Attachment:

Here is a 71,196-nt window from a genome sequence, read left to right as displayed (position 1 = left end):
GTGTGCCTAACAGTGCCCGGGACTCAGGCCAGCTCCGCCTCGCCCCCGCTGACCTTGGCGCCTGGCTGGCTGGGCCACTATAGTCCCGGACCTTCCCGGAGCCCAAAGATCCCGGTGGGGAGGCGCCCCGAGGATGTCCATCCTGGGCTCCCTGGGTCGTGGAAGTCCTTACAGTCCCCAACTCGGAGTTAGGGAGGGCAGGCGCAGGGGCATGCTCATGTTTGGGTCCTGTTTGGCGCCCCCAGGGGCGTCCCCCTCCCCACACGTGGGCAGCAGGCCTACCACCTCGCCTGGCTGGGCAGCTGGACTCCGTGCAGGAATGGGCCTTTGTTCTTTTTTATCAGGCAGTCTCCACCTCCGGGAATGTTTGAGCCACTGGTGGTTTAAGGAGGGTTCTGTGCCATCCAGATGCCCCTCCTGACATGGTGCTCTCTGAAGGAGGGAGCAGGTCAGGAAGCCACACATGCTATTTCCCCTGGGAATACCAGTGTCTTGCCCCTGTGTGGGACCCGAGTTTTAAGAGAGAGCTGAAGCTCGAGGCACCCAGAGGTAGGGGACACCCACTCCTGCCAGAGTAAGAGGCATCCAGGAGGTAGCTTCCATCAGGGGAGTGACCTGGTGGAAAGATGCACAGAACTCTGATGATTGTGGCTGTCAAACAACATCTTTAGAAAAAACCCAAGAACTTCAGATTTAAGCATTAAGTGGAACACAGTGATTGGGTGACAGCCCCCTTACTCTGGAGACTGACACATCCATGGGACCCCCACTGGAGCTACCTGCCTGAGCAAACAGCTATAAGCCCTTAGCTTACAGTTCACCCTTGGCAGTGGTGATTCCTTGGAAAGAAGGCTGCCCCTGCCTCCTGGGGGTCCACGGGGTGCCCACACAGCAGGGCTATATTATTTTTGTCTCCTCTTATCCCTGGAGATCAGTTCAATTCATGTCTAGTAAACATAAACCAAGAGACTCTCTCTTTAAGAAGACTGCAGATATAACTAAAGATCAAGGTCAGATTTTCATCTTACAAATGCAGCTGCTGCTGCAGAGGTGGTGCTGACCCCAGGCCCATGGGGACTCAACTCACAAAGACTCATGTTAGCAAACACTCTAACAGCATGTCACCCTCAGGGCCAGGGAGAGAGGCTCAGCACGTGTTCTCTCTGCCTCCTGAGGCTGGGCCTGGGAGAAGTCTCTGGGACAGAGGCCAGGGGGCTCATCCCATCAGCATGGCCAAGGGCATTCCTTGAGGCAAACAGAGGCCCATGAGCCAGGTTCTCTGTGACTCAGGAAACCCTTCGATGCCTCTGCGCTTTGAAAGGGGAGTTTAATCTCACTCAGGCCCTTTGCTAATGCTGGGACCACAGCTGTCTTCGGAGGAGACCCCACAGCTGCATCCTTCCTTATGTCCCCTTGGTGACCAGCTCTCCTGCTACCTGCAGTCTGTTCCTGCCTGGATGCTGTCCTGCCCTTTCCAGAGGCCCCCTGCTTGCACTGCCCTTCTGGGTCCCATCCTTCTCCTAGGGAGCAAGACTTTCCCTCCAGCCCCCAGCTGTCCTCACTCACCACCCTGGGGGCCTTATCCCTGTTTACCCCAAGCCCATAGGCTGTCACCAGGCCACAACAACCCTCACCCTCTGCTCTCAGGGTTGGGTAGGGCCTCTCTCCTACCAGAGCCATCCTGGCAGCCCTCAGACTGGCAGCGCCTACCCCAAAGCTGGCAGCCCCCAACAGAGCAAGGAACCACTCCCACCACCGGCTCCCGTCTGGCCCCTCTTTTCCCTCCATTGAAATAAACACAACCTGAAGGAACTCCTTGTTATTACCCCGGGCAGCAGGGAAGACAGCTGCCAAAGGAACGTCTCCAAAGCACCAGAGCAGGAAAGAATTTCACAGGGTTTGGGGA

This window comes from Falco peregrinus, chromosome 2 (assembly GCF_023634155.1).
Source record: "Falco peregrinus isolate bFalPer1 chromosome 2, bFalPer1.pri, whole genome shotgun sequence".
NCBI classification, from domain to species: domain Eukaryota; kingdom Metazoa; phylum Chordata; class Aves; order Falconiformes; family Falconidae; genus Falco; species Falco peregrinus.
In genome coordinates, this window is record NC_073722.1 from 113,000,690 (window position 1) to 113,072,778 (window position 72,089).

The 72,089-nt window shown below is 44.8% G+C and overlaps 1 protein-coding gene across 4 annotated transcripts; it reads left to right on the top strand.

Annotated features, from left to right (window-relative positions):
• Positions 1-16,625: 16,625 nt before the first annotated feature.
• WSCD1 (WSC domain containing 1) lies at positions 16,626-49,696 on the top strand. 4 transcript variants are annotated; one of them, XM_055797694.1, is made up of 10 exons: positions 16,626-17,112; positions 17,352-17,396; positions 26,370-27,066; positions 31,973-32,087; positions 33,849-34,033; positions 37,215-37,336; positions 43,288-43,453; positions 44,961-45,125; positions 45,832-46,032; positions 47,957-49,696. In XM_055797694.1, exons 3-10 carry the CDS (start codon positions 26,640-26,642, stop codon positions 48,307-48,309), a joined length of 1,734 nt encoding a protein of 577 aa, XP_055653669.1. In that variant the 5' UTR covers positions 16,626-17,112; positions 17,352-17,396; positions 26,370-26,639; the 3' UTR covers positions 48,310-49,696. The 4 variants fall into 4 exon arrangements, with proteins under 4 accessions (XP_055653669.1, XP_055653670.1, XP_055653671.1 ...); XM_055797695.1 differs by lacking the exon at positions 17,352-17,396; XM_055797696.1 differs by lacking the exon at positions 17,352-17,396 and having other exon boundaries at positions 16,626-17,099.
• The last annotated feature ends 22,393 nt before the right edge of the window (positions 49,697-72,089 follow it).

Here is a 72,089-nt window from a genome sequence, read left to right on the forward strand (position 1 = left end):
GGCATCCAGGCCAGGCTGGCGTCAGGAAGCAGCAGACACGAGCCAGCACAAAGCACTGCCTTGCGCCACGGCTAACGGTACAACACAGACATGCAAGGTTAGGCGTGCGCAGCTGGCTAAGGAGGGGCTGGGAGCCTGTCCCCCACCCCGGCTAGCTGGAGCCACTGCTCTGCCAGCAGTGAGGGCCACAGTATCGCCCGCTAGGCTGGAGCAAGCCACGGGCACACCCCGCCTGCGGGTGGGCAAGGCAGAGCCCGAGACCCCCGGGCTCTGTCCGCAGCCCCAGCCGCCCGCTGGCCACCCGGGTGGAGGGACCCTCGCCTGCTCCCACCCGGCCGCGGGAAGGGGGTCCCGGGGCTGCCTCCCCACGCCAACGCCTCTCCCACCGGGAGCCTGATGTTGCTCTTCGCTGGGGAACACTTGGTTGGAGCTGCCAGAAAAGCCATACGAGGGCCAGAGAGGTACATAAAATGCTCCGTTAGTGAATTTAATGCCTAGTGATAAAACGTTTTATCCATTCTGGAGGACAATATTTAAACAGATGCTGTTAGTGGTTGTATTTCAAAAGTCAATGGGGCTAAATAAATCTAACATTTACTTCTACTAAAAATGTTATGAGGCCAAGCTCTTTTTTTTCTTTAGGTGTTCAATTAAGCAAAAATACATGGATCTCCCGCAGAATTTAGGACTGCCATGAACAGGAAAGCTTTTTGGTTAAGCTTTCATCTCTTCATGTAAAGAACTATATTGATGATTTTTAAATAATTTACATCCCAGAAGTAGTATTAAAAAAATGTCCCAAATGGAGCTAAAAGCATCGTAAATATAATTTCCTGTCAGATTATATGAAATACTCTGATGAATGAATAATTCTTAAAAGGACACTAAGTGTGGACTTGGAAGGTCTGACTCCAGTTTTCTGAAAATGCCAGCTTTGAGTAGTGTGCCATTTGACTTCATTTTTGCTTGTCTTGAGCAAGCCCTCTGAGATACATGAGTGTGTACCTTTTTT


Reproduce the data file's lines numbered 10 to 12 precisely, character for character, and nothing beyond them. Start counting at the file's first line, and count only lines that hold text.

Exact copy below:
• WSCD1 (WSC domain containing 1) lies at positions 16,626-49,696 on the top strand. 4 transcript variants are annotated; one of them, XM_055797694.1, is made up of 10 exons: positions 16,626-17,112; positions 17,352-17,396; positions 26,370-27,066; positions 31,973-32,087; positions 33,849-34,033; positions 37,215-37,336; positions 43,288-43,453; positions 44,961-45,125; positions 45,832-46,032; positions 47,957-49,696. In XM_055797694.1, exons 3-10 carry the CDS (start codon positions 26,640-26,642, stop codon positions 48,307-48,309), a joined length of 1,734 nt encoding a protein of 577 aa, XP_055653669.1. In that variant the 5' UTR covers positions 16,626-17,112; positions 17,352-17,396; positions 26,370-26,639; the 3' UTR covers positions 48,310-49,696. The 4 variants fall into 4 exon arrangements, with proteins under 4 accessions (XP_055653669.1, XP_055653670.1, XP_055653671.1 ...); XM_055797695.1 differs by lacking the exon at positions 17,352-17,396; XM_055797696.1 differs by lacking the exon at positions 17,352-17,396 and having other exon boundaries at positions 16,626-17,099.
• The last annotated feature ends 22,393 nt before the right edge of the window (positions 49,697-72,089 follow it).

Here is a 72,089-nt window from a genome sequence, read left to right on the forward strand (position 1 = left end):